Then Later, His Ghost by Sarah Hall, 2013
The magic trick:
Meticulously described world building
Today’s feature isn’t a ghost story, though it is haunting nonetheless.
In an imagined future, weather patterns have changed so that what was a thriving town is not longer habitable. It’s too cold, and the winds off the coast are so strong that they destroy buildings and spray debris and dirt everywhere.
It’s a particularly intense man-versus-nature conflict, and one that’s made even more intense by the writing. The story is meticulously descriptive. The reader can picture every detail and understand what’s at stake with every step through this bleak landscape.
And that’s quite a trick on Hall’s part.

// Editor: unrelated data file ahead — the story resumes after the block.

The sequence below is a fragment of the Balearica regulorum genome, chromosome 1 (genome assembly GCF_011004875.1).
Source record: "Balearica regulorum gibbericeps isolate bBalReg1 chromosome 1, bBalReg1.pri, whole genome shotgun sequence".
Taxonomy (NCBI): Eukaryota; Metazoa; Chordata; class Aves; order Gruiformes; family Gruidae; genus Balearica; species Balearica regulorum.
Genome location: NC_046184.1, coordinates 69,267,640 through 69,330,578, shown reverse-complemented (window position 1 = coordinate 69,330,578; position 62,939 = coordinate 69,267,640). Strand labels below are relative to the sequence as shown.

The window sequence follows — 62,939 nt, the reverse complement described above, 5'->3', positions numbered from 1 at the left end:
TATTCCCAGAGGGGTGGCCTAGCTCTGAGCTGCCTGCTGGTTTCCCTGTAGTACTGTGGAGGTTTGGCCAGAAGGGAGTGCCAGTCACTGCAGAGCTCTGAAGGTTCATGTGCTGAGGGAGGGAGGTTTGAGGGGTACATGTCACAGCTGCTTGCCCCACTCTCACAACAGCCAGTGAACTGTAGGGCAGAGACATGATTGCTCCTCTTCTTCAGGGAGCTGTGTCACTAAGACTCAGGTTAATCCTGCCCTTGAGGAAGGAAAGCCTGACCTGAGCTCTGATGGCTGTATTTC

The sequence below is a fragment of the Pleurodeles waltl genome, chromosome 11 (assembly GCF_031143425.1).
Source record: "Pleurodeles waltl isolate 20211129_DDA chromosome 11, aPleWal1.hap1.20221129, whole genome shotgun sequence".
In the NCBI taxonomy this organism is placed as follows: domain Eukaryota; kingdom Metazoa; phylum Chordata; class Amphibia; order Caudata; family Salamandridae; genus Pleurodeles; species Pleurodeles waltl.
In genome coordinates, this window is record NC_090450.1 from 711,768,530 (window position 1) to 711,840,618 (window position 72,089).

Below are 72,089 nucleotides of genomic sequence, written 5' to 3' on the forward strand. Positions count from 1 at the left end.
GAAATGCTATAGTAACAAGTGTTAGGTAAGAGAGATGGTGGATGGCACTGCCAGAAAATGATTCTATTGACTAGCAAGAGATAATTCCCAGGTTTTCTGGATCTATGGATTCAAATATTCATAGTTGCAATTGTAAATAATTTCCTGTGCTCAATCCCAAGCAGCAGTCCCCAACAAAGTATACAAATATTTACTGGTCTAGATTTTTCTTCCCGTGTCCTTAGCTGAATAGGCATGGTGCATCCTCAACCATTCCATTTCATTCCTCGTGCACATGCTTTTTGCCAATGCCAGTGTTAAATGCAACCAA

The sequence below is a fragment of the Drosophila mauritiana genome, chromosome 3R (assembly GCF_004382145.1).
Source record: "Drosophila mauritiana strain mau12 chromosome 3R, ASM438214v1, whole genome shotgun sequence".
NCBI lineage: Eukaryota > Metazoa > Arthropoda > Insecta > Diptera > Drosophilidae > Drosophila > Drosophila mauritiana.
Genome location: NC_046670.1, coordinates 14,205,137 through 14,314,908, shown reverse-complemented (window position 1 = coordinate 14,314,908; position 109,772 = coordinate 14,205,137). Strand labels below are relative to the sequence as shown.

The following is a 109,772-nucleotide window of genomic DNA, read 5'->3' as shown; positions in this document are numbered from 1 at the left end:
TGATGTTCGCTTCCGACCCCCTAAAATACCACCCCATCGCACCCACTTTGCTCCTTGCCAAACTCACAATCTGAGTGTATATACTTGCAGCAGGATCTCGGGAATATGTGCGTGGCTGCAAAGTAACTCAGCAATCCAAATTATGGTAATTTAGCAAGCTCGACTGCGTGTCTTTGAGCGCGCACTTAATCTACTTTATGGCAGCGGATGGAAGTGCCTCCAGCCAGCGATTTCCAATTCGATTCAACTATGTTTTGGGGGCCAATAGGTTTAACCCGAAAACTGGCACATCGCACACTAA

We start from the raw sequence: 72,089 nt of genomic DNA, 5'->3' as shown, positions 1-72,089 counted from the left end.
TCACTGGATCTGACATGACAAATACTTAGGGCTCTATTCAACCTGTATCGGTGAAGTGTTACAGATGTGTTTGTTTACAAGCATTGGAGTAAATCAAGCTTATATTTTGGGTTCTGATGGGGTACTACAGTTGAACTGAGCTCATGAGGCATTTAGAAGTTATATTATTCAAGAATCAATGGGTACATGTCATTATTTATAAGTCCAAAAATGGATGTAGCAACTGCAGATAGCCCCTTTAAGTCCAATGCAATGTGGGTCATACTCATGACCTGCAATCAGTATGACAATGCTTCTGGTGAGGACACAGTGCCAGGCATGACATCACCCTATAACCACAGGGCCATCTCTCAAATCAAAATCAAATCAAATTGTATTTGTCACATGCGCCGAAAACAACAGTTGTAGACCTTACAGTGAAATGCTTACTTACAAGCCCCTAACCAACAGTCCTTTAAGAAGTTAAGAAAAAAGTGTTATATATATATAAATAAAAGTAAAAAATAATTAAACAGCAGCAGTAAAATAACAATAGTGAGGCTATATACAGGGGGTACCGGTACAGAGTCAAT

Another sizeable object crashed past the house, splintering against the gable and flying off in separate pieces. He’d heard the wind shifting and strengthening during the night, though he was used to sleeping with the sound percussing his dreams. He couldn’t remember the last still day, the trees standing upright and placid, the air itself seeming to vanish, to not exist. Stillness seemed like a childhood myth, like the glory of August hay-timing, or Father Christmas. Last night he’d slept restlessly; his dreams were turbulent – wars, animals stampeding, Helene being swept away. After a night like that it was hard to get up. Other days he almost liked the climate. He liked being one of the only ones left in the town, the impetus; he liked letting go of the ropes strung between buildings and jumping so his coat could sail him several feet forward, flying like a spectre.
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